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Lewtonian space: Val Lewton's films and the new space of horror

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During the 1940s the Val Lewton unit at RKO Studios produced a string of horror films that were highly lauded for their subtle approach to the genre, which represented a distinct break from earlier horror films that were characterized by their emphasis on monstrous figures and exaggerated, expressionist-influenced imagery. A significant element of that influence, however, has so far gone unexplored, particularly what we might term the space of horror. Drawing on architectural developments and theory in the late modernist period, particularly as articulated by Anthony Vidler, this article examines how the Lewton films drew on this new sense of space, a space that emphasized not structures or containment, but rather the emerging psychological and social dimensions of the era. Because of wartime restrictions and the economical practices of B-film production, the Lewton films (and as illustrations this article draws examples from each of the three directors who worked in this unit Jacques Tourneur, Mark Robson and Robert Wise) almost had to function in a different register than the earlier wave of horror films with their emphases on old dark houses and castles, on werewolves and vampires. The new spatial strategy that they evolved, however, not only accommodated those period and industrial limitations, but also opened up a new possibility for representing narratives of power and dread one that mobilized space as a placeholder for all of our psychic projections and fears.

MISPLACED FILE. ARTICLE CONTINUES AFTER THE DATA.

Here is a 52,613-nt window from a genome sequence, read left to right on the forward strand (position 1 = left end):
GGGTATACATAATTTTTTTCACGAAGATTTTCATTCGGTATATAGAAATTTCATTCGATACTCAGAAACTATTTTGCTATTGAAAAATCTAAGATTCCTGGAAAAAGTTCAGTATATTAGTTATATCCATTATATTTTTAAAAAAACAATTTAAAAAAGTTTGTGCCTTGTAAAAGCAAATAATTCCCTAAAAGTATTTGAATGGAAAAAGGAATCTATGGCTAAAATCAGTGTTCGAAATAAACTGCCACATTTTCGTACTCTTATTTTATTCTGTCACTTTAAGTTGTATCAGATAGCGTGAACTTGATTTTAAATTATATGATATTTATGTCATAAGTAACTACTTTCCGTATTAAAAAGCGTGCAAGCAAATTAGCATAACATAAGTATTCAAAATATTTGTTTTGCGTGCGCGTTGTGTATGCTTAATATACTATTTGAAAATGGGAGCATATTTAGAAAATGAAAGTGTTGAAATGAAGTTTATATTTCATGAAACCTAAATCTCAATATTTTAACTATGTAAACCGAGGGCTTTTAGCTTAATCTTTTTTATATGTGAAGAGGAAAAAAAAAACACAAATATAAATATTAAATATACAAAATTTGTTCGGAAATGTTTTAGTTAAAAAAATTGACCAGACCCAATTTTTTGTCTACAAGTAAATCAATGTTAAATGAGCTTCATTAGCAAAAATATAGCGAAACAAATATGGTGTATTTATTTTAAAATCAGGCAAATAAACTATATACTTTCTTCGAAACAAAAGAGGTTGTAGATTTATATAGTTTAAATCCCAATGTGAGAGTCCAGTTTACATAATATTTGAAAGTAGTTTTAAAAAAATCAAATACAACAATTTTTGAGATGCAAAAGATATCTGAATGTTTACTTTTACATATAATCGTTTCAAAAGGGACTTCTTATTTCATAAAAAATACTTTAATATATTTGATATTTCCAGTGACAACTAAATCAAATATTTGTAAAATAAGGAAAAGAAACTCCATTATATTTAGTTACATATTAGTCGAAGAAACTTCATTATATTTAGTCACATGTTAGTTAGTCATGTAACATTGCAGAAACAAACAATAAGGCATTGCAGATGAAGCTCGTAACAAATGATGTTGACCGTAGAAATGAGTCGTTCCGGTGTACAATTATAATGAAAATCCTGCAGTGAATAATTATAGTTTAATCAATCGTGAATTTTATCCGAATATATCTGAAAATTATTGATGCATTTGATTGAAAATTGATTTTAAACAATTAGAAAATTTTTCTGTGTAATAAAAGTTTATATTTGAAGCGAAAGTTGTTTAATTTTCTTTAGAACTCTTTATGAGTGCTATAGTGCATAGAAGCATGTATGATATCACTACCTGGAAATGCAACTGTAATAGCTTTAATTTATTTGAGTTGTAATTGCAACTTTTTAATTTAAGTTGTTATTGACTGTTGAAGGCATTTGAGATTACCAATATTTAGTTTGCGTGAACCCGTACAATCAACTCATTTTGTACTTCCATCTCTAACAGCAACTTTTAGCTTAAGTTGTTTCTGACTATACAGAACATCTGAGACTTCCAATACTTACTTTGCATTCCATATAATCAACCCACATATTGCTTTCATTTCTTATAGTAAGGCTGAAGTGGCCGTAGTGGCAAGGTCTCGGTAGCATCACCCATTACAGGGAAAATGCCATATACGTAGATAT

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Keywords: RKO; Val Lewton; horror; modernism; realism; space; uncanny

Document Type: Research Article

Affiliations: Georgia Institute of Technology.

Publication date: 01 November 2010

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  • Horror Studies intends to serve the international academic community in the humanities and specifically those scholars interested in horror. Exclusively examining horror, this journal will provide interested professionals with an opportunity to read outstanding scholarship from a variety of disciplinary perspectives, including work conceived as interdisciplinary. By expanding the conversation to include specialists concerned with diverse historical periods, varied geography, and a wide variety of expressive media, this journal will inform and stimulate anyone interested in a wider and deeper understanding of horror
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